As previously mentioned, it is clear that a truly circular city does not exist yet and we are utilizing a process-based method to design one. For the idea to reach fruition, the city must establish partnerships across various organizations and sectors. A collaboration of several partners specific to the challenge provides an opportunity to pioneer the creation of a prototype for a circular city in Lyngby.

Since the project is ‘action research’, which is a process-based approach – unlike ‘solution-based’ approaches, the financing process is not yet fixed. Thus, the first stage that needs to be done is the stakeholder engagement and research. This can be funded by either CSR, business development, or marketing budget of the key collaborators. By collaborating in the DTU innovation sprint, the partners have shown a strong desire and willingness to initiate a Circular Society , hence the possibility of these partners funding the initial stage is high. Once the overall picture of the project and its possible solutions is established, the project can be financed by inter-governmental agencies such as the EU, the World bank or private investors, as this can help organizations increase their societal impact. 


Our concept could lead the way towards more sustainable communities where materials are turned into products and products are reverted back to materials when they have outlived their purpose; where local businesses thrive alongside their giant, enterprising counterparts; where the community engages as a primary driver and participant in the sustenance of the local ecosystem in novel ways. We imagine a city where knowledge on sustainability trickles down through the proper mediums, with high involvement at all levels of the local society – from the design of the city to participating in green practices by each individual member. A city where knowledge, talent, produce, and infrastructure are continually funneled back into society, revised and expanded on. We aspire towards a mindset and methodology of attempting to understand the solutions and information that we have accumulated first rather than adding onto an endless spire of lackluster solutions.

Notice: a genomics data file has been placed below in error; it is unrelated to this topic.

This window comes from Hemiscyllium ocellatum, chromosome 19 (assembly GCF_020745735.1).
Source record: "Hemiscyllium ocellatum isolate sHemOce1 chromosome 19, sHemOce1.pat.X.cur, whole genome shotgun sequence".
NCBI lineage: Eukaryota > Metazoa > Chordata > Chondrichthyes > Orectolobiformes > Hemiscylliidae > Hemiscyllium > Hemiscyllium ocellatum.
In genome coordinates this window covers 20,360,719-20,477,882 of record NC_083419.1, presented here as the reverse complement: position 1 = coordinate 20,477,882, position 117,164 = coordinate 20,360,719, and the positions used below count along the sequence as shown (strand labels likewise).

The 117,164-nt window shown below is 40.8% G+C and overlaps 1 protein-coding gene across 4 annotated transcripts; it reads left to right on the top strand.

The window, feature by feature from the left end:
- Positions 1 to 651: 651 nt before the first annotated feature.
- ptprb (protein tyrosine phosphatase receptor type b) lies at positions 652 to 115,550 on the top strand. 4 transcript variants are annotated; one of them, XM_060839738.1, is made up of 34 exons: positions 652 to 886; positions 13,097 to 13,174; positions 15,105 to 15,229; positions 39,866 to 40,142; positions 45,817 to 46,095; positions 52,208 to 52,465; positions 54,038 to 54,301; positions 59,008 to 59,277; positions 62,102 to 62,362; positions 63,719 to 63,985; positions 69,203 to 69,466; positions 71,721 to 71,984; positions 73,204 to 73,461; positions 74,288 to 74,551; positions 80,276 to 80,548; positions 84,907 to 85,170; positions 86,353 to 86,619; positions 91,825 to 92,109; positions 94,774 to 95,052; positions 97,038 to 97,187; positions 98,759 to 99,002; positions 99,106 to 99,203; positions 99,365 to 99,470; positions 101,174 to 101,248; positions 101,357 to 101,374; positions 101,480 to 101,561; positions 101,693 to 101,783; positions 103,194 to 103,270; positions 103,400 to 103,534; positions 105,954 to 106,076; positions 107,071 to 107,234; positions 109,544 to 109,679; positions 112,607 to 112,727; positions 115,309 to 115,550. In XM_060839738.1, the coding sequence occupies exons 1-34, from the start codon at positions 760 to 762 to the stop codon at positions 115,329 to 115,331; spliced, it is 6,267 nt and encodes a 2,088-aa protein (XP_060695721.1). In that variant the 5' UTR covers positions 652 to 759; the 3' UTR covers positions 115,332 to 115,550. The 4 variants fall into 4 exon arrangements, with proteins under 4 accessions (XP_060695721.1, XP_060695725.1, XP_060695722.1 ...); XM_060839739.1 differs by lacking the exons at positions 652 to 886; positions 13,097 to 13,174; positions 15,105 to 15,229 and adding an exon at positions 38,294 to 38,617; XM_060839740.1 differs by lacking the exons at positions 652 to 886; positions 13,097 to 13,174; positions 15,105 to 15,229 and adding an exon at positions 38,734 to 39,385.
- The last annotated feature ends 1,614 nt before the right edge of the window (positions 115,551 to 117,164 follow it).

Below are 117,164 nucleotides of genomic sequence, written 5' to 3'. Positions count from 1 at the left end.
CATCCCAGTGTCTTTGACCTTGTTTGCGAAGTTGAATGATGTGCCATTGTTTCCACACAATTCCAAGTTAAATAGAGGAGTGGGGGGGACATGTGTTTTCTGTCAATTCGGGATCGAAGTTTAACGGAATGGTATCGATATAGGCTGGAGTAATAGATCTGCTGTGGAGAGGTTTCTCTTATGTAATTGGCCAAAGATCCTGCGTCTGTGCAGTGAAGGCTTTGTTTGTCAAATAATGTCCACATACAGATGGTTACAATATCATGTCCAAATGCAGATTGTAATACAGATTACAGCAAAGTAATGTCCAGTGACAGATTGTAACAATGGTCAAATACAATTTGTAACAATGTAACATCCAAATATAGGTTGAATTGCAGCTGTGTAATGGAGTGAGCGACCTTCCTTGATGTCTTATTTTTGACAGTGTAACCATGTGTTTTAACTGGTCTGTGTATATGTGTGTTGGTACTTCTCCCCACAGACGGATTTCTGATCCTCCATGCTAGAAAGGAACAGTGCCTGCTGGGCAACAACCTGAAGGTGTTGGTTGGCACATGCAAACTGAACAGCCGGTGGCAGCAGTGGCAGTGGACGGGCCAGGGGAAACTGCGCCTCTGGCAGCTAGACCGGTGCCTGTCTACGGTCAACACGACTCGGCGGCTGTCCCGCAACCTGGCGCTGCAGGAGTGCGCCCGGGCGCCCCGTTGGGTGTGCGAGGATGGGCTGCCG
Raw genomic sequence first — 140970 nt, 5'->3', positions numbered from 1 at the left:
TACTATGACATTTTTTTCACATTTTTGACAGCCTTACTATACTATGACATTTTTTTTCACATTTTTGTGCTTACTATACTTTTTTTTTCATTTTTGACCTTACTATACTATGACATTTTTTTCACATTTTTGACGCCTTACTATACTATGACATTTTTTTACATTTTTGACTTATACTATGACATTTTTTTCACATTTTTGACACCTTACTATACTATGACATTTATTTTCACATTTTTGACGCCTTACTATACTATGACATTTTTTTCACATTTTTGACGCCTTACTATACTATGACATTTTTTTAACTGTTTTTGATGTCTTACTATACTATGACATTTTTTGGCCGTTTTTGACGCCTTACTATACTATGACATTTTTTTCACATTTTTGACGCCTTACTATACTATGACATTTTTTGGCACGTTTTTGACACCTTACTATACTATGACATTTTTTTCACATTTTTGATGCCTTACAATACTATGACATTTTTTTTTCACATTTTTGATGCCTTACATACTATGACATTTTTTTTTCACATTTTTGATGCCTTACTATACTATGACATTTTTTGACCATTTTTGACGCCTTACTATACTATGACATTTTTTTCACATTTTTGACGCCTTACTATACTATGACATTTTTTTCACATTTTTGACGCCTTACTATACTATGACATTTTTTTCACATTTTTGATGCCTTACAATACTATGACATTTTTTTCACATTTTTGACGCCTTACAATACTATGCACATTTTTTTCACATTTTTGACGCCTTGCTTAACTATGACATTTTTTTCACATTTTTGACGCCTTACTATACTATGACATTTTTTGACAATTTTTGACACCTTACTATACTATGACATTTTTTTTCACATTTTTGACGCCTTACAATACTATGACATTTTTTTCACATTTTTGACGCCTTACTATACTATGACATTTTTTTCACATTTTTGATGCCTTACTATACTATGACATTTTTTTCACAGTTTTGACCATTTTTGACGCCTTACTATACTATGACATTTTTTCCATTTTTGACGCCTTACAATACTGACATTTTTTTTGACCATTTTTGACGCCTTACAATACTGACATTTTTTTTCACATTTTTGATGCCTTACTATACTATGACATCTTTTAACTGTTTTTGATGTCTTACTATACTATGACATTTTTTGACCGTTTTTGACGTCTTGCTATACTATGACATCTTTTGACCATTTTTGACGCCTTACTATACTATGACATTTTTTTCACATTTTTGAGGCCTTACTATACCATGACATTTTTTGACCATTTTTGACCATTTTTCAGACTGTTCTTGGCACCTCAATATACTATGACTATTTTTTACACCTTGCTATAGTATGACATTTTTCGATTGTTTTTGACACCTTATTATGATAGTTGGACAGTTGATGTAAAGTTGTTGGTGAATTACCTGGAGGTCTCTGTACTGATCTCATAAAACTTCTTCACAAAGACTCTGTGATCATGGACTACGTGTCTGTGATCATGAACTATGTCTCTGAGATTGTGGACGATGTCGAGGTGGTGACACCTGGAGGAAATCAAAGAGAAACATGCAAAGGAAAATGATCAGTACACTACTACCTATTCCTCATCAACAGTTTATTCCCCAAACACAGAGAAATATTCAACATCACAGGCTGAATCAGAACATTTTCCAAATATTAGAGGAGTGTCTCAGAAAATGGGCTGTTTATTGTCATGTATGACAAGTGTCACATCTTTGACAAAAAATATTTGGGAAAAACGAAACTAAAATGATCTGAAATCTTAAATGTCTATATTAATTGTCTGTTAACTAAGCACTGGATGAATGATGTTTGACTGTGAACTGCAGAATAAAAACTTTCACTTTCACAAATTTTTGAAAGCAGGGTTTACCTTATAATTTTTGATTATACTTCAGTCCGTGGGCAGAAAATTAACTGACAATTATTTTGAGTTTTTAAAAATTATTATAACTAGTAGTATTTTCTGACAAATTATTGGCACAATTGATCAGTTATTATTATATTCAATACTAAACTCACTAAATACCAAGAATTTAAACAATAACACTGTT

At Futurely AB, we believe that wicked-sustainability problems need to be tackled in a systemic way, as the result of a system is greater than the sum of its parts. Hence, as change agents, we aim to engage organizations to innovate and redesign their business approach, from a mechanistic paradigm towards an ecological one, and help them become sustainable leaders for the future. Furthermore, this sprint presented a great opportunity for us to aid the development of a circular society, alongside expanding our network to form strategic partnerships to drive and champion the transition towards a sustainable world.


  • (TOP LEFT)Kevalin Saksiamkul ( Design, Leadership, Sustainability
  • (TOP RIGHT) Paolo Nardi ( Computer Engineering, Artificial Intelligence, Leadership, Sustainability
  • (BOTTOM LEFT) – Chinomnso Onwunta ( Electrical Engineering, Project Management, Leadership, Sustainability Consulting, Business Analysis
  • (BOTTOM RIGHT)Markos S. Assias ( Software Engineering, Leadership, Project Management


  • Challenge brief: Alfa Laval (Beyond Steel)
  • Challenge brief: ESA (Exploit space as an enabling technology for a sustainable society)
  • Challenge brief: Lendager (Rethinking Textiles)
  • Challenge brief: Rambøll (Clean air)
  • Challenge brief: Science city of Lyngby (Sustainable retail – How to get there?)


Categories: TEAM